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The Pro-Worker Reforms That Could Fix Social Security and Health Care

Thursday, November 17, 2016 7:28
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(Before It's News)

Michael D. Tanner

If Donald Trump’s stunning upset victory last Tuesday proved anything — aside from Hillary Clinton’s remarkably durable lack of popularity — it is that millions of Americans don’t feel like they are part of the economy, and that their detachment has led them to support bad trade policy. The economy as a whole may benefit from trade deals, but many workers see only the dislocations that directly impact them, rather than the hidden pluses.

Fortunately, there are some potential policy changes that would give workers a more direct stake in the economy. If President Trump wants workers to have a real chance to share in economic growth, he should consider bold reforms to Social Security and health care that would turn workers into the real owners of the economy.

Although Trump vowed not to tinker with Social Security during the campaign, he is not going to be able to hold to that pledge in the face of the program’s $32 trillion shortfall. If he is at all serious about controlling our national debt, he will have to reduce benefits, at least for younger workers. But doing so will only further disaffect lower and middle-income workers, who have little in the way of private retirement savings.

President Trump could correct huge systemic flaws while giving working-class voters a bigger stake in the economy.

A better approach would be to combine needed benefit reductions with a plan to allow younger workers to save a portion of their Social Security taxes in personal accounts. Investing their taxes privately — in stocks, bonds, annuities, and so forth — would enable them to earn much higher returns, potentially offsetting any reductions in benefits.

About 40 percent of businesses currently offer workers a 401k. But that means that more than half of workers don’t have the opportunity to save and invest the way wealthy elites do. And even when investment opportunities are available, many workers don’t make enough to take advantage of them. Creating personal accounts for Social Security would offer the chance to expand capital ownership to millions who are currently locked out of the investment market. And allowing workers to buy stock through their accounts would give them a chance to own part of the businesses that employ them.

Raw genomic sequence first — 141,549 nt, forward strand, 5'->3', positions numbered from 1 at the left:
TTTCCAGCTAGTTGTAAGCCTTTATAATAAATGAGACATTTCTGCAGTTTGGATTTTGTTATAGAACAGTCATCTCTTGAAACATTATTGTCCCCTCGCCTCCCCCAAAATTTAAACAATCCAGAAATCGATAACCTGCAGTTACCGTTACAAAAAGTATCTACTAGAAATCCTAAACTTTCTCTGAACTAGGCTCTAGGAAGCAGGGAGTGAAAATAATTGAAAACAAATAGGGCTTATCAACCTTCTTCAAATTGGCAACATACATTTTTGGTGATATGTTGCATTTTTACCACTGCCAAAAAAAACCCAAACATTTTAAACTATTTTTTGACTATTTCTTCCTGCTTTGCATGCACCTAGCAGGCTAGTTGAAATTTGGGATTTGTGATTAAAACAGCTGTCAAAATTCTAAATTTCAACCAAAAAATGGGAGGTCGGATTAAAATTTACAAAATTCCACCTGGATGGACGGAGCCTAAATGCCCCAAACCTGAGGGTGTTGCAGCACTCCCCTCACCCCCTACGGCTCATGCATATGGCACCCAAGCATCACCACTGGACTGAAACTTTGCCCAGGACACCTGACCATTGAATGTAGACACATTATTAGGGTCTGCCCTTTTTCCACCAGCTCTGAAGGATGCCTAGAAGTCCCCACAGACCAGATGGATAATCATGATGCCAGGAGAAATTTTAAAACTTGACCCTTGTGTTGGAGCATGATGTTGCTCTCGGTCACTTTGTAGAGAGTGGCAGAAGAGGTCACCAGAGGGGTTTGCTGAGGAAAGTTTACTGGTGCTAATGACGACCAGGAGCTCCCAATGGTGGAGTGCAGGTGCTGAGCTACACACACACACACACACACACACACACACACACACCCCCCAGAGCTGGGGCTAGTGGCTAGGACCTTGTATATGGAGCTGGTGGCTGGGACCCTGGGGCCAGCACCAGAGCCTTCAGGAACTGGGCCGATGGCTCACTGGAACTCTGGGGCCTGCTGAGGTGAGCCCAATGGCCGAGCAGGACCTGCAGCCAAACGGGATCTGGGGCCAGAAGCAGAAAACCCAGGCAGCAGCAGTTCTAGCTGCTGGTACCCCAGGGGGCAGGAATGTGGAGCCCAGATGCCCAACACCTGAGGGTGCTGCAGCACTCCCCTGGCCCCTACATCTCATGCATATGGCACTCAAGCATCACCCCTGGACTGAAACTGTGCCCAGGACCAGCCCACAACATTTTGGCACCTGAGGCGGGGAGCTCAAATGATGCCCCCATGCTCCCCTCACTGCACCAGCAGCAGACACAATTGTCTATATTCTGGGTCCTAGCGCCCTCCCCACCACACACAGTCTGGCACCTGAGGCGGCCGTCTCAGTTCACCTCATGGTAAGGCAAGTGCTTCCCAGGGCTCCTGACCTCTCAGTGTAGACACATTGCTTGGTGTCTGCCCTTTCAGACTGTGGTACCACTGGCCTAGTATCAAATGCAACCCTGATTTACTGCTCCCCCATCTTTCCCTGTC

When the economy grows, it would benefit everyone, rather than just those at the top. And as an added bonus, newly empowered workers would be more likely to support pro-growth economic policies. It makes less sense to support higher taxes or a trade war, for instance, if doing so will hurt your retirement savings.

Similarly, President Trump could use health-care reform to give workers more ownership and control over other aspects of their compensation. During the campaign, he vowed to repeal and replace Obamacare. Since his election, he has begun to hedge on this promise, suggesting he might keep some parts of the law in place. But why tinker around the edges and risk ending up with a proposal that would be Obamacare Lite when there is a bolder, smarter option available? Senator Jeff Flake and Representative David Brat have proposed a plan to radically expand health-savings accounts (HSAs), and Trump would be wise to support it.

Under the Flake/Brat plan, a family could save up to $18,000 annually in a tax-free HSA, and use that money to pay for insurance premiums or out-of-pocket health-care costs. What they didn’t spend could be saved or invested, offering them yet another opportunity to buy into the economy.

More importantly, the type of HSA envisioned by Flake and Brat would put workers in control of their own health-care dollars. Today, most workers receive their health insurance through their employer. Through reductions in wages or other compensation, they bear the cost of a plan their employer has chosen. This system makes little sense. After all, you know better than your boss what you need. Why should he get to spend your money?

Trump’s victory is being hailed by some as a rebirth of populism, but that doesn’t mean that America has to turn insular and inward. As president, Trump is going to have to reform Social Security and health care. If he can do so while advancing the economic interests of his disaffected constituents, giving them more control and a greater stake in the world economy, it will be a win for everyone.

Michael Tanner is a senior fellow at the Cato Institute and the author of Going for Broke: Deficits, Debt, and the Entitlement Crisis.

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